Pain, unlike many other chronic conditions, is affected by a range of biopsychosocial factors such as depression, stress, and amount of self-efficacy. Pain may be present with or without a clear anatomical cause. Health care professionals, including nurses, can expect to treat people with pain in all settings, from hospitals to nursing homes, home health, and primary care offices. Nurses can have a profound effect on a person’s pain through detailed examination, history taking, measurement and intervention.


1. Raja SN, Carr DB, Cohen M, et al. The revised International Association for the Study of Pain definition of pain: concepts, challenges, and compromises. Pain. 2020;161(9):1976-1982. doi:10.1097/j.pain.0000000000001939.

2. Yong RJ, Mullins PM, Bhattacharyya N. Prevalence of chronic pain among adults in the United States. Pain. 2022;163(2):e328-e332. doi:10.1097/j.pain.0000000000002291.

3. Gaskin DJ, Richard P. The Economic Costs of Pain in the United States. In: Institute of Medicine (US) Committee on Advancing Pain Research, Care, and Education. Relieving Pain in America: A Blueprint for Transforming Prevention, Care, Education, and Research. Washington (DC): National Academies Press (US); 2011.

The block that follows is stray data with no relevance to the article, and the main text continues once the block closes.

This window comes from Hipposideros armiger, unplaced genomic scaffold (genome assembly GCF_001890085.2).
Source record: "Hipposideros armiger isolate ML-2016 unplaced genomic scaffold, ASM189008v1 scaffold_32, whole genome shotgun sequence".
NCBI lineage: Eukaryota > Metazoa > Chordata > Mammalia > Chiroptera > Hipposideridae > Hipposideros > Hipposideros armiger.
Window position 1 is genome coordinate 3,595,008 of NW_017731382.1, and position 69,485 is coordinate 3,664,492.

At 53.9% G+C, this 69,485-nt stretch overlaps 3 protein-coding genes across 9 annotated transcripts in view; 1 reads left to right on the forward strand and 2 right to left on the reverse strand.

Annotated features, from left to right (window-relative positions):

4. McQuay H. Help and hope at the bottom of the pile. BMJ : British Medical Journal. 2008;336(7650):954-955. doi:10.1136/bmj.39520.699190.94.

5. Basbaum, A. I., Bautista, D. M., Scherrer, G., & Julius, D. (2009). Cellular and Molecular Mechanisms of Pain. Cell, 139(2), 267–284.

6. Bifulco L, Anderson DR, Blankson ML, et al. Evaluation of a Chronic Pain Screening Program Implemented in Primary Care. JAMA Netw Open. 2021;4(7):e2118495. doi:10.1001/jamanetworkopen.2021.18495.

7. Garra G, Singer AJ, Domingo A, Thode HC Jr. The Wong-Baker pain FACES scale measures pain, not fear. Pediatric emergency care. 2013;29(1):17-20. doi:10.1097/PEC.0b013e31827b2299.

8. Krebs, E.E., Lorenz, K.A., Bair, M.J. et al. Development and Initial Validation of the PEG, a Three-item Scale Assessing Pain Intensity and Interference. J GEN INTERN MED 24, 733–738 (2009).

9. Dowell D, Haegerich TM, Chou R. CDC guideline for prescribing opioids for chronic pain—United States, 2016. JAMA. 2016;315(15):1624-1645. doi:10.1001/jama.2016.1464.

10. Kotfis K, Zegan-Barańska M, Szydłowski Ł, Żukowski M, Ely EW. Methods of pain assessment in adult intensive care unit patients — Polish version of the CPOT (Critical Care Pain Observation Tool) and BPS (Behavioral Pain Scale). Anaesthesiology Intensive Therapy. 2017;49(1).

11. Warden V, Hurley AC, Volicer L. Development and psychometric evaluation of the Pain Assessment in Advanced Dementia (PAINAD) scale. Journal of the American Medical Directors Association. 2003;4(1):9-15. doi:10.1097/01.JAM.0000043422.31640.F7.